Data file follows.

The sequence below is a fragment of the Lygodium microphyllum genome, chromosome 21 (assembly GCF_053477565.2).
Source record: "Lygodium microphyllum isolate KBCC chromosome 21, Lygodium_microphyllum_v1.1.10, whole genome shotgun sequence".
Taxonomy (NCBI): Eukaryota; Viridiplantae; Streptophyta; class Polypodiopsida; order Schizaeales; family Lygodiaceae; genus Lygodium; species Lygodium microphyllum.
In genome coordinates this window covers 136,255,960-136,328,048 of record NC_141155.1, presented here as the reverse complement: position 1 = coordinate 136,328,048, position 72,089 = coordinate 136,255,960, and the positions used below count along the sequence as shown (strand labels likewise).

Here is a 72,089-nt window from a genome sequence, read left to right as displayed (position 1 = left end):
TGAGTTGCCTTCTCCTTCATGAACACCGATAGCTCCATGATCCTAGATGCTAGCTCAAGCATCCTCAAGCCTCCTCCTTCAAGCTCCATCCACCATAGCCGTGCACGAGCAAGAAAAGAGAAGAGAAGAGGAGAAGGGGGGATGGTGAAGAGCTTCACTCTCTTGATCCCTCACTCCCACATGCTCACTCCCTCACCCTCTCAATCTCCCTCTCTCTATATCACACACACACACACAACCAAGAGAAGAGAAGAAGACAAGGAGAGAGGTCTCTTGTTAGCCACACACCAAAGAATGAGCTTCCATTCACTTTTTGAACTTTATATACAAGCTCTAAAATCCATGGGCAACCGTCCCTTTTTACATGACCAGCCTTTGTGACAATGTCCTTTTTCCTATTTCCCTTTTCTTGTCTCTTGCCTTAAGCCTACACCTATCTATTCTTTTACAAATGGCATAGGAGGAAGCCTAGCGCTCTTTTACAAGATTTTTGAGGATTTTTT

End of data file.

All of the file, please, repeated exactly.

The sequence below is a fragment of the Lygodium microphyllum genome, chromosome 21 (assembly GCF_053477565.2).
Source record: "Lygodium microphyllum isolate KBCC chromosome 21, Lygodium_microphyllum_v1.1.10, whole genome shotgun sequence".
Taxonomy (NCBI): Eukaryota; Viridiplantae; Streptophyta; class Polypodiopsida; order Schizaeales; family Lygodiaceae; genus Lygodium; species Lygodium microphyllum.
In genome coordinates this window covers 136,255,960-136,328,048 of record NC_141155.1, presented here as the reverse complement: position 1 = coordinate 136,328,048, position 72,089 = coordinate 136,255,960, and the positions used below count along the sequence as shown (strand labels likewise).

Here is a 72,089-nt window from a genome sequence, read left to right as displayed (position 1 = left end):
TGAGTTGCCTTCTCCTTCATGAACACCGATAGCTCCATGATCCTAGATGCTAGCTCAAGCATCCTCAAGCCTCCTCCTTCAAGCTCCATCCACCATAGCCGTGCACGAGCAAGAAAAGAGAAGAGAAGAGGAGAAGGGGGGATGGTGAAGAGCTTCACTCTCTTGATCCCTCACTCCCACATGCTCACTCCCTCACCCTCTCAATCTCCCTCTCTCTATATCACACACACACACACAACCAAGAGAAGAGAAGAAGACAAGGAGAGAGGTCTCTTGTTAGCCACACACCAAAGAATGAGCTTCCATTCACTTTTTGAACTTTATATACAAGCTCTAAAATCCATGGGCAACCGTCCCTTTTTACATGACCAGCCTTTGTGACAATGTCCTTTTTCCTATTTCCCTTTTCTTGTCTCTTGCCTTAAGCCTACACCTATCTATTCTTTTACAAATGGCATAGGAGGAAGCCTAGCGCTCTTTTACAAGATTTTTGAGGATTTTTT